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Tuesday, August 19, 2008


One of the great pleasures of my writing career has been my discovery of the writers’ retreat. Now you may read of Writers’ Retreats in writing magazines and online. Many of these offer exotic locations, motivational speakers, gourmet food, brainstorming sessions, massages, workshops, or critiquing. Some offer uninterrupted time in fancy locales. Most of these are very expensive.

It works just as well – ok, better – to find a group of serious, motivated writers – your critique group, perhaps, or people you know reasonably well – and set up your own retreat. It can be a LOT less expensive. The idea is to get away from the everyday and focus on writing. Leave the spouse and kids (promising to make it up to them later when you are relaxed, focused, and elated from your writing progress.) Leave the laundry, the phone, (preferably) the internet, the dust on the furniture, and the soccer games behind. The keys to a successful retreat?

1. Location
Find yourself a comfortable location: cabin, lodge, condo. Look into YMCA facilities (you don't have to be Y, M, or C to rent their cabins and such.) Or maybe someone's mother has a lake cabin (as long as it has electricity!) or a timeshare.

Living near the Rocky Mountains, I am fortunate to have a choice of places. One of my groups rents a basic mountainside "housekeeping" cabin at a YMCA family camp that has about 100 cabins scattered over several mountainsides. Every cabin has mountain views and full kitchens and possible elk sightings. (These are not luxury cabins, but clean and functional with heat that works well even in January and fireplaces.) My other group congregates in a funky old hotel in Fairplay, Colorado that has a ghosts (so I hear), a great view, never emptying coffee and teapots, and a very cool sunroom that we take over with tables, surge protectors, extension cords, and laptops.

A site that provides visual inspiration makes a huge difference, plus provides good walks for times when your rear end goes to sleep from sitting too long. You really don't want to have to share the space with non-writing (ie. chatty) other guests.

2. Food
Arrange for good, non-time-intensive meals. My YMCA cabin group splits up the meals – one person cooks Friday dinner, one does Saturday, one does breakfasts. For lunch and snacks we share out whatever we bring, plus tea, coffee, wine, and cookies. We keep it simple but make it good. The others work while cooking is going on, but we all stop and talk and share as we eat.

The hotel in Fairplay provides continental breakfast, afternoon cookies/popcorn/fruit, and, for a special rate, a Saturday night dinner. Everything else is on the economy, which, in Fairplay is limited, but decent, and within walking distance.

3. (and most important) People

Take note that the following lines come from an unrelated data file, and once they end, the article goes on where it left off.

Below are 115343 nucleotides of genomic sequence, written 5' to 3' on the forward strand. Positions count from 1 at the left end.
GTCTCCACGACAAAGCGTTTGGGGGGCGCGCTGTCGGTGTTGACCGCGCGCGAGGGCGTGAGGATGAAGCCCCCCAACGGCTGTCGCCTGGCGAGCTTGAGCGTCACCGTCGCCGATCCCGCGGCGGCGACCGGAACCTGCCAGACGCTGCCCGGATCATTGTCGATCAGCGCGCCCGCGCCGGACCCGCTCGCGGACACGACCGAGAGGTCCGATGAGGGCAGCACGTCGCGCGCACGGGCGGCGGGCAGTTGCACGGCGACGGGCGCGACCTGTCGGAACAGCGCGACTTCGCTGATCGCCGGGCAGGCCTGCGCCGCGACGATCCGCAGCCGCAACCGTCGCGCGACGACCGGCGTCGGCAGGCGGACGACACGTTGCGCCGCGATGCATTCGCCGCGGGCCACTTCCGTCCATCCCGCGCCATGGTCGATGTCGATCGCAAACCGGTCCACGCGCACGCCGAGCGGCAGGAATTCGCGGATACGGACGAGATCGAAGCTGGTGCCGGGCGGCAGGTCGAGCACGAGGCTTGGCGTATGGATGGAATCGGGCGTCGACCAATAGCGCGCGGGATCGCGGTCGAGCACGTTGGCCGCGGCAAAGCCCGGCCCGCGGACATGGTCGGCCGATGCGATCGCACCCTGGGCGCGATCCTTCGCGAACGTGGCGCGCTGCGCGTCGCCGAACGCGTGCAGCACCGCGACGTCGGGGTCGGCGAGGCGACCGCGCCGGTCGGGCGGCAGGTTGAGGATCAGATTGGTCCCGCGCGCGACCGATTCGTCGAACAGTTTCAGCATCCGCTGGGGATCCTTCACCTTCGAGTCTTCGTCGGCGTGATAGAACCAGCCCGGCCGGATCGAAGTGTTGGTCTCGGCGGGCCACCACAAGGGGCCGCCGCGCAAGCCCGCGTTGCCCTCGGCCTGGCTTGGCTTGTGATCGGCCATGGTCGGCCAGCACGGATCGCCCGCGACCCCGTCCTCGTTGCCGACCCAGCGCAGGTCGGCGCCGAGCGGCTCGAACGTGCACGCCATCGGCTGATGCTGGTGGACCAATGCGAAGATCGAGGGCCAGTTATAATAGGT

Pick the right people. People who want and need to spend the weekend writing. People who don't crack gum, require music (without headphones), or talk too much. People who don't get grouchy when an occasional writing conversation flows from a grammar question or "what is the word for ___ " question or "Eureka! I finished chapter 15!" People who are courteous about taking longer conversations outside, or sharing surge protector outlets or reference books.

You can adjust the activities by mutual consent. If someone gives massages or reads Tarot (and you're into that) or you decide to get together and read what you've written in front of the fire in the evening, that's great. But get these big three right, and you will be amazed at how the energy flows.

(And yes, I finished Chapter 15! Eureka!)


Anonymous said...

This sounds so great!

I've never done a retreat, I guess because all the people who write that I know live so far away from me (many live continents away - sigh!), but I did have some nice, writing-focused conversations with friends who live nearer.

It's happened very rarely, especially lately, but it is indeed something special :-)

Anna said...

Chapter 15.. yay! Moving right along :)

Both retreats sound fabulous. What could be better than sharing a weekend in a cozy place doing what you love with a group of people who feel the same way?


ssas said...

I was so mad to miss this one! But since I was at WorldCon, the family took precedence. When con season ends, I'll be back up there with y'all.

carolwriter said...

Having friends who will talk writing is very special. And having the time and space to pursue the work itself is a real treat.

I don't think I'll get to do it again until January. Right after the holidays is a great time to get refocused. And I'll have 6 weeks until the Unholy Alliance deadline. Yoiks! (Hope to see you that weekend, Bets!)

Anonymous said...

Carol-- Congrats on getting on the recommended list for the Nebula for your novella! Whoo hoo!

Kerrie said...

You are absolutely right, a retreat doesn't have to be expensive. It just needs to be a place where you can talk to other writers and a place where you can be creative.